How Does the PICC Line Stay In Place?After the PICC line is placed in your body, the nurse will secure the PICC line with a device that keeps your catheter from moving around. This device is a special piece of adhesive which is a Outpatient Infusion Center for dressing changes, or the Home Health agency following your care will arrange for home dressing changes. The photo shows this securement device, under the sterile dressing.
What Kind of Complications Can Occur?
PICC lines are a very safe form of IV through which you can receive fluid and medications. Any time a foreign body is inserted into your body and the skin surface is broken, complications can occur. These complications can include:
- Swelling of the arm
- Signs of infection (soreness, redness, pain, fever, drainage or odor)
- Leaking around the catheter site or the catheter itself
- The catheter will not work properly or will not flush
- Excess catheter is outside the body (the catheter has moved, or migrated)
- Signs of irritation where the catheter exits the arm (redness, soreness, pain, feeling of hardness as you press on the skin directly above the exit site)
- Injection cap becomes disconnected or contaminated
If any of these occur and you are hospitalized, your nurse will notify the Vascular Access Team (PICC RN).
If these problems occur at home, you would contact the Outpatient Infusion Center, or the Home Health agency following your care. If you experience an emergency and are having severe pain or swelling from the catheter site, notify your physician, the agency following you, and go to the Emergency Department immediately.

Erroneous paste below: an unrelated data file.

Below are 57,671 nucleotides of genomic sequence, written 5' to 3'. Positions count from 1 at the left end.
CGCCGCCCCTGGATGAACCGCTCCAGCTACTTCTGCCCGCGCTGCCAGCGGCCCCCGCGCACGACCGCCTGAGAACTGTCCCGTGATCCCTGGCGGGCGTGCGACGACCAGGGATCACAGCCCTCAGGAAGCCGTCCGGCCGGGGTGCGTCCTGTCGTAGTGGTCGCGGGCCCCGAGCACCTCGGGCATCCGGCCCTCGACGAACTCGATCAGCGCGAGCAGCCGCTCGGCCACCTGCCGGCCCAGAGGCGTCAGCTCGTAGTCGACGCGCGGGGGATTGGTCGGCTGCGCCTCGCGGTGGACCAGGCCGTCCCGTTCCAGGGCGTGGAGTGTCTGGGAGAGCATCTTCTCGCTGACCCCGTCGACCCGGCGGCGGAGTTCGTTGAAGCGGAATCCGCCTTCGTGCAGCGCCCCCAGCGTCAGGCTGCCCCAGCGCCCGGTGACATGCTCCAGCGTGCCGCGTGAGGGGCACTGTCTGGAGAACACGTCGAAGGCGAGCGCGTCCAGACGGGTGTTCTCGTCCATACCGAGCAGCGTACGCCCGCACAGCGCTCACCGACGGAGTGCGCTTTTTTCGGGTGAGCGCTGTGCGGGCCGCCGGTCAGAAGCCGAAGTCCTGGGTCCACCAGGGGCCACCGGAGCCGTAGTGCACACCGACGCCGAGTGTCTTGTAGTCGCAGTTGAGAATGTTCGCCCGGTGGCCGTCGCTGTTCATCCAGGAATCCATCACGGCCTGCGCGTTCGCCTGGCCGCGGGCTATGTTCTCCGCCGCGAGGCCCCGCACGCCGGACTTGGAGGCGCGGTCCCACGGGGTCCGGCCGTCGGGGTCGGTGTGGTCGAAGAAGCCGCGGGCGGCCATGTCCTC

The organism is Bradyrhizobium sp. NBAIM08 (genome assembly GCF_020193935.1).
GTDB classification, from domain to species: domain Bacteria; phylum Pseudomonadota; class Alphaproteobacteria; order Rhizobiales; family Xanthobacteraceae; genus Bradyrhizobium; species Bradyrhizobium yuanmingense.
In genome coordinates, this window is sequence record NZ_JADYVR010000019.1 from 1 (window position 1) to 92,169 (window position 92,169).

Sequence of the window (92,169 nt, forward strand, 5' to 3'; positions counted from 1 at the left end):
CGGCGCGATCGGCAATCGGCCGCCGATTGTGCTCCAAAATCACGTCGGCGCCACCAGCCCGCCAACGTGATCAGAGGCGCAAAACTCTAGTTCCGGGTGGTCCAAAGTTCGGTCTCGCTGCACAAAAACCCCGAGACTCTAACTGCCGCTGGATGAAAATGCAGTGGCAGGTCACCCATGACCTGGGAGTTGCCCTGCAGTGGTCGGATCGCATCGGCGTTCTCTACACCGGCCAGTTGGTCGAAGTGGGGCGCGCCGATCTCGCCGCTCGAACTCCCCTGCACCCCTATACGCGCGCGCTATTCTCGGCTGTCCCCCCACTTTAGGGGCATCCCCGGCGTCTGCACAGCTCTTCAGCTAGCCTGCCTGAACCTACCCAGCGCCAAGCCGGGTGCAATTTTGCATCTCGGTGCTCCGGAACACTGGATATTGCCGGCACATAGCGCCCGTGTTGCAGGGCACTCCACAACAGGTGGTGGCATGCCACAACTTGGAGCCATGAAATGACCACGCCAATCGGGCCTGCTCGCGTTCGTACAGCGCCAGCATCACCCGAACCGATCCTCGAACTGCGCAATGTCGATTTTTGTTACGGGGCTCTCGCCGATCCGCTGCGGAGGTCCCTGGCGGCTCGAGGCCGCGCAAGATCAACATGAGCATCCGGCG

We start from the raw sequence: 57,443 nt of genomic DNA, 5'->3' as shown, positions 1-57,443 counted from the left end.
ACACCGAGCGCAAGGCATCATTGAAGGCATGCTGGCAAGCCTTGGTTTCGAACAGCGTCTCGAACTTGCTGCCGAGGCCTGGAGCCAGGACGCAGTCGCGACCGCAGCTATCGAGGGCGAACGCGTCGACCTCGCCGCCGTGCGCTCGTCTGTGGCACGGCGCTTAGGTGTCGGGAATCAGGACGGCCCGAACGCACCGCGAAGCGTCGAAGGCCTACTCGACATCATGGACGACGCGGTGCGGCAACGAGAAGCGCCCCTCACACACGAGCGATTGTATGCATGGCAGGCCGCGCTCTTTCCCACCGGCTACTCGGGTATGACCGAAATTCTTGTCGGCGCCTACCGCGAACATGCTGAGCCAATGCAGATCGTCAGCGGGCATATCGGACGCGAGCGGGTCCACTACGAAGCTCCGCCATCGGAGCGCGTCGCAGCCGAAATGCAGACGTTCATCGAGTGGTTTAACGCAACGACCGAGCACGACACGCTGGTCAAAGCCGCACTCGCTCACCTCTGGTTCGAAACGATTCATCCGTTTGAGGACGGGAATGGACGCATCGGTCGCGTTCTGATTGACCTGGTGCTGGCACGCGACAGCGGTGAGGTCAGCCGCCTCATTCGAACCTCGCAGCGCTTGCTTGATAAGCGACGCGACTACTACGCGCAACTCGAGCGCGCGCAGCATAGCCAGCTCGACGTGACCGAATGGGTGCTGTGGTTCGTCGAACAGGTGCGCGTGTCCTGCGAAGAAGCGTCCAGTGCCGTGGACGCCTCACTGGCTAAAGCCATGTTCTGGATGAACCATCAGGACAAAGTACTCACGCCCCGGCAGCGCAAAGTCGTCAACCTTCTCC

If the catheter tears or breaks, fold the remaining end of the catheter in half, cover with gauze and secure tightly with a rubber band. Go immediately to the Emergency Department.
Your nurse will teach you the proper method for flushing your PICC line.
When to flush:
Flushing must be done before and after administering your medications to assure normal functioning of the catheter and prevent clotting problems.
PICC catheters are flushed with 10 milliliters (ml) of normal saline (NS) unless they are being used for blood draws, blood transfusions, or Total Parenteral Nutrition (TPN). In those circumstances, flush volume is 20 ml of normal saline. A 10 ml size syringe must be used to flush the catheter. A smaller size syringe causes higher pressure which could rupture the catheter.
- Wash hands thoroughly with soap and water.
- You will be provided with pre-filled syringes of normal saline. Tap the side of the syringe to force any air bubbles there may be in the syringe to the top, and gently push the air out.
- Scrub the the end of the catheter (the hub) vigorously with an alcohol wipe for 5-10 seconds. Use an action similar to that used when juicing an orange. Scrub both the tip and the threads of the cap.